There are times when it takes every muscle in my body to throw off the covers and crawl out of bed. The reason is not because I don’t want to get up or that I am not feeling well. The real reason for this action is because I am simply depressed. I cannot give you a straight forward answer about what triggers my depression. It could be as simple as McDonald’s screwed up my order for the millionth time. I’m a woman who suffers with menopause. Or that my life didn’t exactly turn out the way I thought it would. The truth of the matter is that my depression is mostly caused by the fact that I am blind! Can being blind cause depression?
If I had to describe myself, I would probably tell you that I am a fun-loving, optimistic, verbose extravert. However, what most people don’t know about me is the fact that I suffer with depression. Is it because of my blindness? Well, I believe that a part of it is. Let me tell you why.
The loss of vision at a young age or later on in life can be very traumatic. It can evoke the same emotions as if you were experiencing the loss of a loved one. It is important, though it may seem ridiculous at first, to endure the different stages of grief.
The first reaction to the news that you are losing your vision is anger. This emotion didn’t manifest in me until I was around 16 when all my friends were learning to drive and getting their licenses. It’s NOT FAIR! It would take a while but I would eventually work through my anger.
Denial, it’s not just a river in Egypt. Anyone who is blind or visually impaired has gone down this road at least once. There is absolutely nothing wrong with me. I’m not losing my vision. I couldn’t see what the sign said because I didn’t have my glasses with me. I bumped into that door because I’m just so tired. These are just a few excuses used when in denial.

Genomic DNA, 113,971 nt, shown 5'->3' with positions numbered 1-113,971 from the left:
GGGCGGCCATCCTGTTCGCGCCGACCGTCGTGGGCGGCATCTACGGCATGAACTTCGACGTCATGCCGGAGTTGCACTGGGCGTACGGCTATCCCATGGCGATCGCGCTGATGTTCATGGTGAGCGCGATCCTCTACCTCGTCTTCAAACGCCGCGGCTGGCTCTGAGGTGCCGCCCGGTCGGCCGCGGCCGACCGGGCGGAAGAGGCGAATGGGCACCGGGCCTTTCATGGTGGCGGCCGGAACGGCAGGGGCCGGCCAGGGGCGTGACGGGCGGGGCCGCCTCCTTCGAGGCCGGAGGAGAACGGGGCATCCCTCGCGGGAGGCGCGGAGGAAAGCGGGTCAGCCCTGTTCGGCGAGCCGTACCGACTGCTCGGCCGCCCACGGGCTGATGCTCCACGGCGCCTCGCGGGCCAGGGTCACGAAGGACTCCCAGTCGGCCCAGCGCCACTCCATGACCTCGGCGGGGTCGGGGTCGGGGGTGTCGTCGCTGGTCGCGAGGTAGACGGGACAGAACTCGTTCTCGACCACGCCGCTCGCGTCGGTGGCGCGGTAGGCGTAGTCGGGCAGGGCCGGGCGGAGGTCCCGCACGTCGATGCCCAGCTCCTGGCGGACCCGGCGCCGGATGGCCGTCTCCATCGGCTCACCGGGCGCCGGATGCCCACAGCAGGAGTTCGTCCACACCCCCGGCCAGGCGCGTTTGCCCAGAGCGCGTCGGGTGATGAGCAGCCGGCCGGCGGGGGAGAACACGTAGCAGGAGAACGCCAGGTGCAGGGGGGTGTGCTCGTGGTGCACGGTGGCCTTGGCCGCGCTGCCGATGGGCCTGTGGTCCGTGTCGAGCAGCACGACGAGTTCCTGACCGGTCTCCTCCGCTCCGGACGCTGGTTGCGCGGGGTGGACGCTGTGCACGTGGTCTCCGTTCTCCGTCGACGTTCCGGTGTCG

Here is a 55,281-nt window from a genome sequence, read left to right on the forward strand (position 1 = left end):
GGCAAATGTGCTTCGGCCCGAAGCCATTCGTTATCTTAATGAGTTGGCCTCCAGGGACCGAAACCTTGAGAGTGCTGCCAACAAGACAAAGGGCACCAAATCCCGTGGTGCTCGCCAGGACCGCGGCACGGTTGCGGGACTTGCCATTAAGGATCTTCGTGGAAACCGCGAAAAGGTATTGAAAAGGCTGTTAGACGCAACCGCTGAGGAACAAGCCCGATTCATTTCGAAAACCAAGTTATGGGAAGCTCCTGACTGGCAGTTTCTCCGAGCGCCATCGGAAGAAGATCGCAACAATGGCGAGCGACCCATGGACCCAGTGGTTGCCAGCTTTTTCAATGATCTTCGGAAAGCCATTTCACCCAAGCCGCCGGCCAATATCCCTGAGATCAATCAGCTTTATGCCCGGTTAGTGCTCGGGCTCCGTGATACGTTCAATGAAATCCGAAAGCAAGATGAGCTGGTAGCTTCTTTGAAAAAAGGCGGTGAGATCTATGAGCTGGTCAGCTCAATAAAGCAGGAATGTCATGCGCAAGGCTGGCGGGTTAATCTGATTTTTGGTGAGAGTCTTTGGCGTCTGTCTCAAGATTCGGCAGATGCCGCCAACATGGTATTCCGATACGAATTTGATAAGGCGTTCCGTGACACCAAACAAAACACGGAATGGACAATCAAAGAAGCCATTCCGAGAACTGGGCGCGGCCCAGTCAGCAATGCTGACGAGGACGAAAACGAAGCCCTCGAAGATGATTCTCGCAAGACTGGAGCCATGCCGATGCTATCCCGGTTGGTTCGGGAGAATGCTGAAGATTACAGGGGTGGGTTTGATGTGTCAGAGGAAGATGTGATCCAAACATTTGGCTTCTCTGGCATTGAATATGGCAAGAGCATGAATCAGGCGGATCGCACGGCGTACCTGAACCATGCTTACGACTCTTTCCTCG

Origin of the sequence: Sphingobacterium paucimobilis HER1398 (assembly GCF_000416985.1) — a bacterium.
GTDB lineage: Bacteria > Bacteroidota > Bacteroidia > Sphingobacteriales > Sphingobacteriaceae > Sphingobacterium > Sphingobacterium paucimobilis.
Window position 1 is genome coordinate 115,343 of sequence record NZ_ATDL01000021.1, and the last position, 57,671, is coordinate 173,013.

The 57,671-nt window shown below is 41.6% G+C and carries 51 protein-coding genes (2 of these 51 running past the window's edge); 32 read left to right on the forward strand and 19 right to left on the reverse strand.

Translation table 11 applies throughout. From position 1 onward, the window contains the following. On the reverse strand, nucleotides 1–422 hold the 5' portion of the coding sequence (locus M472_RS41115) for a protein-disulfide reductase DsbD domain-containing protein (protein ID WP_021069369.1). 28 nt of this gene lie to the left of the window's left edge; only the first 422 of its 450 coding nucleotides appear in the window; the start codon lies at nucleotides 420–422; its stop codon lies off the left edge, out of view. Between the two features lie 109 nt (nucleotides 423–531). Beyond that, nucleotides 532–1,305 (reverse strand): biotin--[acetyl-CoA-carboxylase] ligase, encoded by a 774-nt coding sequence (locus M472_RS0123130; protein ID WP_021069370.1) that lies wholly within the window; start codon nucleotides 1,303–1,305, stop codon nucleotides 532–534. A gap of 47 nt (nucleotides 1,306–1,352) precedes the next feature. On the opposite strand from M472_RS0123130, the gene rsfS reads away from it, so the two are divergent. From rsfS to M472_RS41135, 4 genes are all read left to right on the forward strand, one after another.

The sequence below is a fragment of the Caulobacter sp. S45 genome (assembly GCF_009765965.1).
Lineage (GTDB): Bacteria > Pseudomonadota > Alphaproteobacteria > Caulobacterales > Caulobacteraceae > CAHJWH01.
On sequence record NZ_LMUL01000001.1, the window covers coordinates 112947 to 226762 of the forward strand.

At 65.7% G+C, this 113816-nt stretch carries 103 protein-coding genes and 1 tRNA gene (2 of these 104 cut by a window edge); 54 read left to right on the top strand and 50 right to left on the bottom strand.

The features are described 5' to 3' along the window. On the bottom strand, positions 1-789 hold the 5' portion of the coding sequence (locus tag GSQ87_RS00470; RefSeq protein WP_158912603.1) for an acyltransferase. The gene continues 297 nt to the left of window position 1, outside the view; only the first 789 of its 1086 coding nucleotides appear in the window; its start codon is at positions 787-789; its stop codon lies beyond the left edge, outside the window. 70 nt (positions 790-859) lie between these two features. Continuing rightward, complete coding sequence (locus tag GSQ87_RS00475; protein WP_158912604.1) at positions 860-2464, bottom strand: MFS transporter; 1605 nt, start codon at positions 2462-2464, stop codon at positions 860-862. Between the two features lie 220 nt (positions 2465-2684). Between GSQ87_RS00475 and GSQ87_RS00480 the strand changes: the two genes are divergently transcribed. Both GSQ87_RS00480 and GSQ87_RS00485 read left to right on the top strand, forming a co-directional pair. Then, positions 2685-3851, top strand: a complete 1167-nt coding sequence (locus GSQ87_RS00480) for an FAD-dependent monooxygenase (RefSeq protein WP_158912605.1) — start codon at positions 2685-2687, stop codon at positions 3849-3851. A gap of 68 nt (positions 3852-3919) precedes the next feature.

Depression can be the main culprit when dealing with vision loss. It is the one stage that I believe never fully goes away. Why should I continue my education if I can’t see? My friends and family only want me to tag along because they feel sorry for me. No one will hire me because I am blind. Things will be better if I just stay in bed today and deal with everything tomorrow.
These statements are ones we can all identify with at one time or another. When dealing with depression especially due to vision loss, it is easier to retreat and hide like a hermit then to face our fears and insecurities head on.
In a study conducted by Lighthouse International, researchers found that the majority of people, especially those 55 and older, diagnosed with a vision loss suffered with some type of depression. However, with a great deal of perseverance and help from others, suffering with depression does not have to consume you. It is possible to lead a productive and independent life.
It is important when dealing with depression, that you find various coping strategies that can help you overcome your moment of sadness or despair. The most important thing to remember is that you are not alone.
A few strategies might be finding a support group to join. You can contact your local Low Vision Center about counseling or learning a new skill. Take a yoga or kickboxing class. Talk to family and friends. Reach out to whatever life line may work.
There comes a time when one must accept the fact that they are blind or visually impaired. When does this epiphany occur? Well, to be honest, that is completely up to you. I continue to suffer with bouts of depression from time to time but let me close with this quote from the movie Shaw Shank Redemption. “Hope is a good thing and you either get busy living or you get busy dying. I prefer to get busy living!”
What are some of your coping strategies for dealing with blindness and depression? I really do want to know so leave me a comment below.